赠孟浩然 – Gift to Meng Haoran; 下江陵 – En Route to Jiangling

The previous post introduced the ‘Buddha of Poetry’, so here’s another part of that great literary trinity, and probably the most famous part – the ‘Immortal of Poetry’, Li Bai 李白 (701 – 762). If you are into the Western literary tradition of romanticism, Li Bai is probably the poet for you – as it was, of course, for many modernist and romantic European poets who actually translated his poetry. (Ezra Pound did some of his poems, IIRC.)

Part of Li’s appeal is his rather more distant relationship with the Tang court and bureaucracy than many other contemporaries. Wang Wei, as introduced previously, was a court official whose business trips often provided inspiration; Du Fu (I’ll get on him later) was even more of an official in his fretting about world affairs. Li Bai hardly gave a rat’s arse about world affairs – a sort of literary superstar, he travelled around the world, meeting fellow poets, exchanging pointers, and even occasionally killing people he didn’t like. In fact, he was so famous that when he reached the Tang capital of Chang’an, he was given a post as court poet without having passed any Imperial Examinations.

The following two poems both capture some elements of a life deliberately lived freely – the journeys, the felicitous encounters, and a certain, very Chinese attitude towards the corruption and follies of government.

To Meng Haoran (Meng 孟浩然 (691 – 740) was himself another great Tang poet, and probably a sort of elder figure to Li Bai)

吾爱孟夫子,风流天下闻。

How I love and respect Master Meng, whose spirit and talents are known throughout the world.

红颜弃轩冕,白首卧松云。

Red-cheeked, he spurned carriages and headdresses fine[1]; white-haired, he withdrew to the clouds and pines.

醉月频中圣,迷花不事君。

Under the moon, he would be sage-struck and drunk[2]; Loving nature, he would reject imperial service.

高山安可仰,徒此揖清芬。

How could I admire this spirit, mountain-high? I hereby salute his virtue with a sigh[3].

[1] Carriages and headdresses – the accoutrements of an official, and the signs of bureaucracy.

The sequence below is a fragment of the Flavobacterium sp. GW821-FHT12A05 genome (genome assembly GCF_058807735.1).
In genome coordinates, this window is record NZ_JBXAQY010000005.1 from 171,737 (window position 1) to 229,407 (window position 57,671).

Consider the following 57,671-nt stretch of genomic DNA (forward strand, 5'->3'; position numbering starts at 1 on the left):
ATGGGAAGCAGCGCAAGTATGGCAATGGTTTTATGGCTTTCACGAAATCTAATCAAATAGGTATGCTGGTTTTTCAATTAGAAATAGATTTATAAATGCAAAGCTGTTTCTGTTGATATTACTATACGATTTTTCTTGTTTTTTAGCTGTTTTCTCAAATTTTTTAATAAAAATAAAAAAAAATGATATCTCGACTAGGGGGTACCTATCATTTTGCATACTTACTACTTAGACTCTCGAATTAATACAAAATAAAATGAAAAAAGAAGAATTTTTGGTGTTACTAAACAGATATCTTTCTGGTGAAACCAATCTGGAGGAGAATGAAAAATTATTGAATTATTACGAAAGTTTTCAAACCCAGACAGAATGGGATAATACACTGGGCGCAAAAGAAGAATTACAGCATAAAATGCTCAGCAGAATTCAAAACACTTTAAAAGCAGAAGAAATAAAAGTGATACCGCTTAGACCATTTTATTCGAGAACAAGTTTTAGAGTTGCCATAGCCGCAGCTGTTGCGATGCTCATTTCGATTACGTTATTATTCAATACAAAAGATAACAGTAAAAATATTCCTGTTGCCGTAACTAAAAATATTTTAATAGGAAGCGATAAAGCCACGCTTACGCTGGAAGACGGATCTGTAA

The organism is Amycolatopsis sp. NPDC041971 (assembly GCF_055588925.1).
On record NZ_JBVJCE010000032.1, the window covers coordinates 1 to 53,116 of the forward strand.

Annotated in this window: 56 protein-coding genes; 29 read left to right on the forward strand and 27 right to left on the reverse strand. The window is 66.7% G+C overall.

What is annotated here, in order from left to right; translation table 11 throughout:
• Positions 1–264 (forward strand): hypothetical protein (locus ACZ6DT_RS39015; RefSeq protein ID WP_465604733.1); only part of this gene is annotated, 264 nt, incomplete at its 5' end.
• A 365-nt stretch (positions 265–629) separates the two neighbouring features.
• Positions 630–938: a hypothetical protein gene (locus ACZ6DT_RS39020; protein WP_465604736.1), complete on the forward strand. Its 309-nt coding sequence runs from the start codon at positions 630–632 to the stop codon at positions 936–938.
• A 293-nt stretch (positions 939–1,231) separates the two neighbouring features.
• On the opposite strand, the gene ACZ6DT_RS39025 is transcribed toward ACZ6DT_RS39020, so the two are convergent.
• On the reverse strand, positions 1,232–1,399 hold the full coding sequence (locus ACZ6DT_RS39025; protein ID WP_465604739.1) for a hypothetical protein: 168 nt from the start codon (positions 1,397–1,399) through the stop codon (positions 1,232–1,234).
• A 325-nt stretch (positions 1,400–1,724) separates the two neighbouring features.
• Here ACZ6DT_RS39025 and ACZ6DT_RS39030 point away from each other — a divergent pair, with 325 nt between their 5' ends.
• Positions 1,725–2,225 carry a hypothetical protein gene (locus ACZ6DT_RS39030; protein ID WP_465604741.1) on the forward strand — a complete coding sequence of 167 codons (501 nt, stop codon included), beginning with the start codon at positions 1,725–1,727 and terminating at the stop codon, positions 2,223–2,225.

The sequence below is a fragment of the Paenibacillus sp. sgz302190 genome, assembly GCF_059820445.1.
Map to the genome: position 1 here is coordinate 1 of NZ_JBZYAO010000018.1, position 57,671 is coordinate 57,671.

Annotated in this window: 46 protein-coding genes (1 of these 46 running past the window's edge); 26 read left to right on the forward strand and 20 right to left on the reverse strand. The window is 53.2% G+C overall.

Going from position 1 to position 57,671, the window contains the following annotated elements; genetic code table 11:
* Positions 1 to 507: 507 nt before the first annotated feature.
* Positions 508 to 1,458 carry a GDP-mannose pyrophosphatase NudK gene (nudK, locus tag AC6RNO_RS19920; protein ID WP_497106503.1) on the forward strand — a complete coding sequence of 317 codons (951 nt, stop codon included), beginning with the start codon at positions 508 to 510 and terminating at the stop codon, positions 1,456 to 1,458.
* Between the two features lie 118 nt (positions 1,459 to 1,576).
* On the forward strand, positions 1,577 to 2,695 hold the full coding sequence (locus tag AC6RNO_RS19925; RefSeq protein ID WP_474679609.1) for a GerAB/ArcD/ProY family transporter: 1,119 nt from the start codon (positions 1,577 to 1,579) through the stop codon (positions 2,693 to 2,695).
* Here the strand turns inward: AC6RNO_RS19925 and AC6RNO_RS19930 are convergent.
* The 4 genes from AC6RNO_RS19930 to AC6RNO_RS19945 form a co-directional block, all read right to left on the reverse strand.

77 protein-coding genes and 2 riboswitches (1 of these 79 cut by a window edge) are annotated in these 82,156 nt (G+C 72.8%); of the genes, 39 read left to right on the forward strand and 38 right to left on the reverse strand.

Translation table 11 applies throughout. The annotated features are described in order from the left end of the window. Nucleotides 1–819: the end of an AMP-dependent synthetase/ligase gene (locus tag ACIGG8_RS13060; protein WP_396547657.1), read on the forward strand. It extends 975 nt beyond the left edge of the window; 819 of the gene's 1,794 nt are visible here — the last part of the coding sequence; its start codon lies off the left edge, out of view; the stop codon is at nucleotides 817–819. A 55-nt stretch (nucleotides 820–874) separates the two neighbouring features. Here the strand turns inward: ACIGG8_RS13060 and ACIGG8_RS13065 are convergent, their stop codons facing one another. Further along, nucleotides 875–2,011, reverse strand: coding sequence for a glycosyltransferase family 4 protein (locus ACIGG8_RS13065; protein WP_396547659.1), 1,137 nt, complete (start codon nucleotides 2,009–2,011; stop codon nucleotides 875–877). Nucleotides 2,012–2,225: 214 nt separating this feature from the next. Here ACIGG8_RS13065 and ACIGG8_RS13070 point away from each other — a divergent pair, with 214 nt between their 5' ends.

[2] We don’t quite expect sages to be drunk (or to strike), but this is a literary reference. A scholar named Xu Miao of the Three Kingdoms Period (184 – 280 CE), who was quite into tippling, called clear liquor ‘sage’; to get smashed on clear liquor is therefore to be ‘sage-struck’.

[3] The sighing bit is actually not in the poem, but part of the poem’s context. Meng Haoran was already a well known poet before Li Bai, and one of Li’s stops on his wanderings was Jiangxia, Meng’s hometown. As it happened, though, Meng was on a trip himself, which is probably why Li wrote this slightly disappointed tribute instead of just getting smashed with his idol.

En Route to Jiangling (Jiangling is another city along the Yangtze, that superhighway of southern China)

朝辭白帝彩雲間,

This morning, amidst coloured clouds, we bade farewell to Baidi [1];

千里江陵一日還。

In a day we are to Jiangling sped, carried down a thousand li [2].

兩岸猿聲啼不住,

The cries of apes along both banks hardly have time to subside,

輕舟已過萬重山。

But our light boat has passed those hills, and ten thousand more besides.

[1] Baidi City is a city in the east of what is modern-day Chongqing; it literally means White Emperor City after its founder, a man who claimed imperial title some six centuries before Li Bai’s day.

[2] Baidi is in modern-day Chongqing; Jiangling is way downriver, in modern-day Hubei. This downriver journey passes plenty of hilly terrain, and most importantly the Three Gorges.

I personally have no idea if one could make that journey in a day, but this line is a paraphrase from the Classic of Waters, an ancient Chinese river directory – which makes a statement about how fast the Yangtze flows at that early part of its course. (And these days it’s dammed. Sigh…)

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